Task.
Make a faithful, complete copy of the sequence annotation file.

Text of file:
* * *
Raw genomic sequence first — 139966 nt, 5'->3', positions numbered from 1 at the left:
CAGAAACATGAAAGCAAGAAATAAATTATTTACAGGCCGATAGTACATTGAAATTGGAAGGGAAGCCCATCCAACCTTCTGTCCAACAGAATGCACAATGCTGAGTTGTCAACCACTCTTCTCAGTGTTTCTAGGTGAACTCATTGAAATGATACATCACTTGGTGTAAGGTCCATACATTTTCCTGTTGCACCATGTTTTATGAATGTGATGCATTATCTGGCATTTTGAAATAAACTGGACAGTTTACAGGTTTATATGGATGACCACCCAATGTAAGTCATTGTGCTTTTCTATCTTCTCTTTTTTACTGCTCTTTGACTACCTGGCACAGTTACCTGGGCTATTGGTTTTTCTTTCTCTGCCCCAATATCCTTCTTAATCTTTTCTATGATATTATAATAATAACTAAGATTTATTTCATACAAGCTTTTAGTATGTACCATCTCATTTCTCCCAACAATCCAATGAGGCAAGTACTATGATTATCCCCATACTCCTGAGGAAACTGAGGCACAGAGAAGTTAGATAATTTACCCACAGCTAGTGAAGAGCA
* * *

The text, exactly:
Raw genomic sequence first — 139966 nt, 5'->3', positions numbered from 1 at the left:
CAGAAACATGAAAGCAAGAAATAAATTATTTACAGGCCGATAGTACATTGAAATTGGAAGGGAAGCCCATCCAACCTTCTGTCCAACAGAATGCACAATGCTGAGTTGTCAACCACTCTTCTCAGTGTTTCTAGGTGAACTCATTGAAATGATACATCACTTGGTGTAAGGTCCATACATTTTCCTGTTGCACCATGTTTTATGAATGTGATGCATTATCTGGCATTTTGAAATAAACTGGACAGTTTACAGGTTTATATGGATGACCACCCAATGTAAGTCATTGTGCTTTTCTATCTTCTCTTTTTTACTGCTCTTTGACTACCTGGCACAGTTACCTGGGCTATTGGTTTTTCTTTCTCTGCCCCAATATCCTTCTTAATCTTTTCTATGATATTATAATAATAACTAAGATTTATTTCATACAAGCTTTTAGTATGTACCATCTCATTTCTCCCAACAATCCAATGAGGCAAGTACTATGATTATCCCCATACTCCTGAGGAAACTGAGGCACAGAGAAGTTAGATAATTTACCCACAGCTAGTGAAGAGCA